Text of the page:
Denture Reliner

Denture Reliner

Who needs a denture reliner? The answer is nearly every standard denture wearer.

There comes a point in every standard denture wearer's life when their denture no longer fits the way it used to. The denture begins to shift slightly during normal activities like speaking and eating. This rubbing against the gums can lead to sore spots and this is usually the sign that it's time for a reline.

Denturists usually recommend a denture reline every two years for the life of the denture. The reason for this is directly linked to bone resorption. In brief, once the natural teeth have been removed from the boney ridge, there is no longer enough pressure to stimulate production of more bone. The ridge then begins the slow process of shrinking away. Once there has been a significant amount of shrinkage, the denture no longer conforms to the current shape of the gums, and the original snug fit is lost, leading to shifting.

A good denture reliner will restore a proper fit to the denture, allowing for normal use. Rubbing and sore spots should be eliminated, and the denture should again have a snug fit that will restore the ability to chew food. There are two basic types of reliners, temporary and permanent.

A temporary reliner is used in cases where the denture wearer's gums are in severe shape, often too swollen to permit an accurate reliner to be made. The temporary reliner offers cushioning and pain relief long enough for the inflamed gums to heal. Once healing is complete, a permanent reliner can be made.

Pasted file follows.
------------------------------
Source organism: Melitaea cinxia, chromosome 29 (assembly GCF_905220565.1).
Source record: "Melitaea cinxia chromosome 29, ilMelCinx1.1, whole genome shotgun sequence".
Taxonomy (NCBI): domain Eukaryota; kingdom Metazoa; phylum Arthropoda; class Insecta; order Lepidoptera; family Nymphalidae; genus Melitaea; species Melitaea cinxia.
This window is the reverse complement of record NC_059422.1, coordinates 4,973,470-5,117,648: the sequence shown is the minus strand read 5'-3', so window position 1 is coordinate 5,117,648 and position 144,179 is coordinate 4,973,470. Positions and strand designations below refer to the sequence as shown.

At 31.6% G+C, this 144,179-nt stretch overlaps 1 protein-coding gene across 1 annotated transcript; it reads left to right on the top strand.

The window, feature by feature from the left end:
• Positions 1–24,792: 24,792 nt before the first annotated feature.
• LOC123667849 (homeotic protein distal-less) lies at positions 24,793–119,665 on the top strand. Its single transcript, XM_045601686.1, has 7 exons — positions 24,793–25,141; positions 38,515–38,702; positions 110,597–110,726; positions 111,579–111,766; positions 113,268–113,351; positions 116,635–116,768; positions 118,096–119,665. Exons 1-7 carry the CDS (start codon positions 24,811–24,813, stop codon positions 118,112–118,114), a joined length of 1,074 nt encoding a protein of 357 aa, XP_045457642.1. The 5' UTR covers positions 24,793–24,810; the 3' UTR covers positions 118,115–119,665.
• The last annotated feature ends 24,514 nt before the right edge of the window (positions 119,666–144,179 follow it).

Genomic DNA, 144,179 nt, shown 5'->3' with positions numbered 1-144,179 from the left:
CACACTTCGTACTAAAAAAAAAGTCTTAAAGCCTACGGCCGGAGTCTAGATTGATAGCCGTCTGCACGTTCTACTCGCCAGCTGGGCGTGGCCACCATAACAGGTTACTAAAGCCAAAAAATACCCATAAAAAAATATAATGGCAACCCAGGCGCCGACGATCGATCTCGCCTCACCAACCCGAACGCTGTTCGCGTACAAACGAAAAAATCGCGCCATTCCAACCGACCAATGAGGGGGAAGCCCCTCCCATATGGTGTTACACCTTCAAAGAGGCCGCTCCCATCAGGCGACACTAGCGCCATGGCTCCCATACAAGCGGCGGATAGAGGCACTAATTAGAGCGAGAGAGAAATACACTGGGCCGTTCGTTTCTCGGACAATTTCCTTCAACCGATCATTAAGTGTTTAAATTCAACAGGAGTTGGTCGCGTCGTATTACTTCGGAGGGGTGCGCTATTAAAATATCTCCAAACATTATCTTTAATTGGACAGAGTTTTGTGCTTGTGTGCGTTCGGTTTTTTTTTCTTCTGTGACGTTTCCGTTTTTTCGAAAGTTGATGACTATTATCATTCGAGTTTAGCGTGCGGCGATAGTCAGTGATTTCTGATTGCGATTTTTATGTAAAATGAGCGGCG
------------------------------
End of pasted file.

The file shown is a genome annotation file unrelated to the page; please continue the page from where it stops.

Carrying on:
The permanent reliner is made by scraping away a small amount of the inner portion of the acrylic denture base. This area is then filled with a putty like substance and reinserted into the denture wearer's mouth. The putty fills in the hollow pockets between the denture base and gums. The putty hardens to the texture of a firm rubber when it comes into contact with the saliva. The denture is then removed and taken to the denture lab, and the putty will be replaced with new acrylic, resulting in a denture base that now fits the current shape of the gums.It is also possible to reline a denture by applying a coat of flexible resin to the inner ridge of the denture, thereby restoring a comfortable snug fit.

You should discuss with your denture professional which type of denture reliner is right for you.